Republican vice presidential nominee Paul Ryan made it clear last night that he and Mitt Romney believe that they can win the White House by telling lies, over and over again. During his GOP convention speech, Ryan lied repeatedly and deceived the public proudly. We counted at least nine major falsehoods and outright deceptions — statements that can be easily debunked by the news media.
But Ryan and Romney have made it clear that they don’t care. They had to know that mainstream journalists would point out the deceit in Ryan’s speech — and it has been happening since last night. And because they had to know what the news media would do (even Fox News has called Ryan's speech "deceiving"), it seems clear that they’ve made what may be an unprecedented political calculation: that it won’t matter if the news media points out their lies and deceptions because many voters no longer pay attention to the news.
Voter ID laws are the real story of this year's national elections. Designed by Republicans, the news laws will keep millions of blacks, Latinos, young people, and the elderly from voting this year. As a result, the laws could ensure victory for the Romney-Ryan ticket and GOP Congressional candidates, especially in the all-important swing states. Voter ID laws are supposedly intended to eliminate voter fraud. Except there's one big problem — voter fraud is extraordinarily rare in this country. The mainstream media, however, has done a poor job so far of covering this major issue. Who better, then, to boil it all down than Jon Stewart?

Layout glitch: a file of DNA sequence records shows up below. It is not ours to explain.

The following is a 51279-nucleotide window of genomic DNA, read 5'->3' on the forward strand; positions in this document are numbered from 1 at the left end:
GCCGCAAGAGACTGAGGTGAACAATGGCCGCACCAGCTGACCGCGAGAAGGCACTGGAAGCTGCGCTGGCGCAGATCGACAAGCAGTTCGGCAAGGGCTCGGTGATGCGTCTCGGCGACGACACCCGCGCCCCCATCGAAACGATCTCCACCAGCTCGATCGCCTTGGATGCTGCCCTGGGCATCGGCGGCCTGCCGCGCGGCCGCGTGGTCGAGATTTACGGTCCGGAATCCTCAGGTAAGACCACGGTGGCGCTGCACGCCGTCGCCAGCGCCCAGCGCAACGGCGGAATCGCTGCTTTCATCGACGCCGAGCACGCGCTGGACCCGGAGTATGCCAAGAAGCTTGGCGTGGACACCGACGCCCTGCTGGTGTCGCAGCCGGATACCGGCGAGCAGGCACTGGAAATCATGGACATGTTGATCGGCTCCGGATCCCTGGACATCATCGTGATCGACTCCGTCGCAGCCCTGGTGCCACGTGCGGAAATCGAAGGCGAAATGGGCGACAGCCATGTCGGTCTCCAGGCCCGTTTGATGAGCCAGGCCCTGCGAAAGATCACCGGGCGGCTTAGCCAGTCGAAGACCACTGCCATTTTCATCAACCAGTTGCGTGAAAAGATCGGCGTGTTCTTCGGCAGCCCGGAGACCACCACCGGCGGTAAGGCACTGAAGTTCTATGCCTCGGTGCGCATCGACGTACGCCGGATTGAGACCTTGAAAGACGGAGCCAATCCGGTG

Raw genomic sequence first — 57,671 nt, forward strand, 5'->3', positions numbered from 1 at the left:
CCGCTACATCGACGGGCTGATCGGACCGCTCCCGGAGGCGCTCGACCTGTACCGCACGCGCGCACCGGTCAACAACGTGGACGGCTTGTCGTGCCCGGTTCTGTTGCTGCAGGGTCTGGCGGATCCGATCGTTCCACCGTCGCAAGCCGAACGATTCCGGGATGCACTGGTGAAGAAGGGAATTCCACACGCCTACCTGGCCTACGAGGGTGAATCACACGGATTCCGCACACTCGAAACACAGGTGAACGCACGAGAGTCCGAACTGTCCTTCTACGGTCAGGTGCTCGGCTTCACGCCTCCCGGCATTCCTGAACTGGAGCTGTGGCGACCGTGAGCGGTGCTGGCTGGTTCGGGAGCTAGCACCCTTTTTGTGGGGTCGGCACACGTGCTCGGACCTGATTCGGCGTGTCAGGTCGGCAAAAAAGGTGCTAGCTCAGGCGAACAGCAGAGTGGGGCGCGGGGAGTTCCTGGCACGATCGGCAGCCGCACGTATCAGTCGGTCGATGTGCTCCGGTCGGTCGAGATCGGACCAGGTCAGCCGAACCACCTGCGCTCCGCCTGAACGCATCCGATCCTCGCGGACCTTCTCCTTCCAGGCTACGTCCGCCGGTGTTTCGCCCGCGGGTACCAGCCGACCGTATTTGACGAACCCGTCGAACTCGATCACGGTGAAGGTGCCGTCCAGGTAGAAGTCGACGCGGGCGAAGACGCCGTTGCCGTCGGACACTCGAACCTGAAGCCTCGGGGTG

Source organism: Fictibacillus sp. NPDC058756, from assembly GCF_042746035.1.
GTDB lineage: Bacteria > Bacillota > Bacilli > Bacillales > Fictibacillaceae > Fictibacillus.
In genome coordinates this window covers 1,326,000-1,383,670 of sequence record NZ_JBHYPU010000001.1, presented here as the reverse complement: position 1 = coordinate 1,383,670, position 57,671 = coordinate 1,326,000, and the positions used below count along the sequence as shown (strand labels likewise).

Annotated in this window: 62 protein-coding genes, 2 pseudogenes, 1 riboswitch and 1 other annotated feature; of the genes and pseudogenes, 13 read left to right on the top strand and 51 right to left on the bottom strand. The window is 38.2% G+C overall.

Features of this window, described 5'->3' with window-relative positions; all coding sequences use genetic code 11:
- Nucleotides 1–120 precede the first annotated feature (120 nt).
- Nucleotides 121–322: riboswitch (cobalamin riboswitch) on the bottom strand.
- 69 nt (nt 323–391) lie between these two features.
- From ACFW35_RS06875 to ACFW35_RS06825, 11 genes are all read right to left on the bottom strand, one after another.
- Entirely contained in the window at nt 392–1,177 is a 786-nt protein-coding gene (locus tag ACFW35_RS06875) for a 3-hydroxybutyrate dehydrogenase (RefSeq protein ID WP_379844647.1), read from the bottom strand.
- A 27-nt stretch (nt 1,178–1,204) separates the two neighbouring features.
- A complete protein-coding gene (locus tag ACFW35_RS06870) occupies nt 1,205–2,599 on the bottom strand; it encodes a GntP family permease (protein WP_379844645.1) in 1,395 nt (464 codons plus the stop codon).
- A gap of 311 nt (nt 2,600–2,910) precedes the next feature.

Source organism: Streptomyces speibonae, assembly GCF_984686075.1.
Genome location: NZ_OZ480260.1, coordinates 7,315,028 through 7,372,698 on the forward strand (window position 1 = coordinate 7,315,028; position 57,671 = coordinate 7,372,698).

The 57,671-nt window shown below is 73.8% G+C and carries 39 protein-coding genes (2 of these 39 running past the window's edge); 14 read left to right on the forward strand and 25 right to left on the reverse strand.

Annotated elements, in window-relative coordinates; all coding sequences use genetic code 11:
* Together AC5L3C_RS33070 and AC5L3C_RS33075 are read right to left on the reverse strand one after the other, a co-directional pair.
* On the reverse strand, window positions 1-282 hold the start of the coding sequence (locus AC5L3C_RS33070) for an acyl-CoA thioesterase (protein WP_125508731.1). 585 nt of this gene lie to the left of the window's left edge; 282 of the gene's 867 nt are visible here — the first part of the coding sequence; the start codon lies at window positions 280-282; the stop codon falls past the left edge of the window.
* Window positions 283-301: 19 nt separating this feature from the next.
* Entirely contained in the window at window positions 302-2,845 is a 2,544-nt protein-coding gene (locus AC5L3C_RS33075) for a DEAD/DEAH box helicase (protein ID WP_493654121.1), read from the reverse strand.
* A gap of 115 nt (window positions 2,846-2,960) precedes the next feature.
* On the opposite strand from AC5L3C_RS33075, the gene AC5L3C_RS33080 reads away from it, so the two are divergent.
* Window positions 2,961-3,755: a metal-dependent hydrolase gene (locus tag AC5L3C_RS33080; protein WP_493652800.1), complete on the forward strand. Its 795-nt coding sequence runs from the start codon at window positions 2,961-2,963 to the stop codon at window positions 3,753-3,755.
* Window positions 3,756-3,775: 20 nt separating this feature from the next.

Last year, the Express published two investigative reports showing that curfews not only don’t work, but implementing one in Oakland would be unnecessary. At the time, then-Police Chief Anthony Batts, along with city councilmen Ignacio De La Fuente and Larry Reid, was pushing for a youth curfew as a way to deal with Oakland's soaring crime rate. Now, current Police Chief Howard Jordan has reportedly renewed the call for a citywide curfew, and the idea is still being backed by De La Fuente and others, including Chronicle columnist Chip Johnson and Tribune columnist Tammerlin Drummond. But the facts about curfews haven’t changed in the past eleven months: There is still no credible evidence that youth curfews lower violent crime, and there’s still no evidence that Oakland’s teens are responsible for the city’s continued high crime rate.